Monday’s decision at a Eurogroup meeting in Brussels to approve short-term debt relief measures for Greece was a “decisive step towards stabilizing the Greek economy and restoring trust,” the government spokesman said on Tuesday.
Speaking to the press, Dimitris Tzanakopoulos said that the government will continue negotiations with its eurozone partners for longer-term measures to reduce Greece’s huge debt pile, but stressed that Athens will “under no circumstances” agree to more belt-tightening once the bailout program is complete.
Tzanakopoulos was referring to the International Monetary Fund, which has demanded more structural measures in order to join the Greek program.
“The IMF cannot pressure the Greek government for new measures and not its European partners for lower primary surplus targets,” Tzanakopoulos said, referring to a demand that Greece maintain a primary fiscal surplus of 3.5 percent after 2018, a factor considered crucial by the IMF.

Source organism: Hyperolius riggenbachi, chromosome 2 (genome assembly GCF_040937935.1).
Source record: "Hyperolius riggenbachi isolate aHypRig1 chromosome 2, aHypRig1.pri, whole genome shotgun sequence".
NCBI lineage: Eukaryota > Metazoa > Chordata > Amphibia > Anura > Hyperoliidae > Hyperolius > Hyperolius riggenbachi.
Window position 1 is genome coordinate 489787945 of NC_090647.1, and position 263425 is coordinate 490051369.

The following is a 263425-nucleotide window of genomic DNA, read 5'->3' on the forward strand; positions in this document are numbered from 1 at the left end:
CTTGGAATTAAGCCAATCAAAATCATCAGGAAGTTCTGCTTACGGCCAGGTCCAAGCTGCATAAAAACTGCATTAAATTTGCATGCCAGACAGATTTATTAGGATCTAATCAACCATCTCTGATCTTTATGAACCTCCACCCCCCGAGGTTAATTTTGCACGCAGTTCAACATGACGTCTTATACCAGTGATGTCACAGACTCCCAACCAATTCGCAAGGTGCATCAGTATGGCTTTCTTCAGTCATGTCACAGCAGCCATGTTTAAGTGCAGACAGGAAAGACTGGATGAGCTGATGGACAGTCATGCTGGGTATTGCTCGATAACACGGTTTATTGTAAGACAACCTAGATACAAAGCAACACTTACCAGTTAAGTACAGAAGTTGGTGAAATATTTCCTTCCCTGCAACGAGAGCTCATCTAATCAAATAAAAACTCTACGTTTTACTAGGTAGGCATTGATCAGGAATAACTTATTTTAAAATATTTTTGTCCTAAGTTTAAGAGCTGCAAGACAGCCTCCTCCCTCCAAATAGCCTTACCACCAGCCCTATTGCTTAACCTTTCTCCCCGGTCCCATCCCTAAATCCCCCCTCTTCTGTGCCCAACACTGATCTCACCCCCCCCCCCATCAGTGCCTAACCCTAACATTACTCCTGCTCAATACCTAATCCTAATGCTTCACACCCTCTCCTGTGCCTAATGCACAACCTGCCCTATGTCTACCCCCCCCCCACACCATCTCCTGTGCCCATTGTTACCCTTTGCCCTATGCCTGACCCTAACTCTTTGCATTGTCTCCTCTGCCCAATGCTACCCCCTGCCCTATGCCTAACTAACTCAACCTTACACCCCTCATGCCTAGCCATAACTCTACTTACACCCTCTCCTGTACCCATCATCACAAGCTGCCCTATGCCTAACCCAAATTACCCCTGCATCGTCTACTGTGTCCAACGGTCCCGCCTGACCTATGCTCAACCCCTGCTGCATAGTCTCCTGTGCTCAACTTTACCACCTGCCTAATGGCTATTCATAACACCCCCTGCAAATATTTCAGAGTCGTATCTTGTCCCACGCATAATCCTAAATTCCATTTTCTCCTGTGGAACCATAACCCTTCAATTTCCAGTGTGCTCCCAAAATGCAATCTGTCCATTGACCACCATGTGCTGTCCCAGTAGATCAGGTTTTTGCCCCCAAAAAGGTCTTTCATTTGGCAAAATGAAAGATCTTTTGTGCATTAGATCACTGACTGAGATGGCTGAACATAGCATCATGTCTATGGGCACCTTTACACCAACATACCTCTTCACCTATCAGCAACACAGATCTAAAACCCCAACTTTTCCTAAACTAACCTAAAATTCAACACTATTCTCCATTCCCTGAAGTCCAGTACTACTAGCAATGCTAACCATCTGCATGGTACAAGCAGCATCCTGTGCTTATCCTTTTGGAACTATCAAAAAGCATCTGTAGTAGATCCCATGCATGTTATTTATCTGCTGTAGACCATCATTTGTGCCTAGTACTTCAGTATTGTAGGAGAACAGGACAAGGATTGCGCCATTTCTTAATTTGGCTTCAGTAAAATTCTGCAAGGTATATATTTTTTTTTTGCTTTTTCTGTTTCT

His comments echoed those of Finance Minister Euclid Tsakalotos who warned international creditors, including the IMF, on Monday not to pressure Athens to implement measures it had not previously agreed to.
“The Greek economy has done an enormous amount of reforms,” Tsakalotos told reporters in Brussels, adding that there should be no demands on Greece that “do not take into account the current political and social situation.”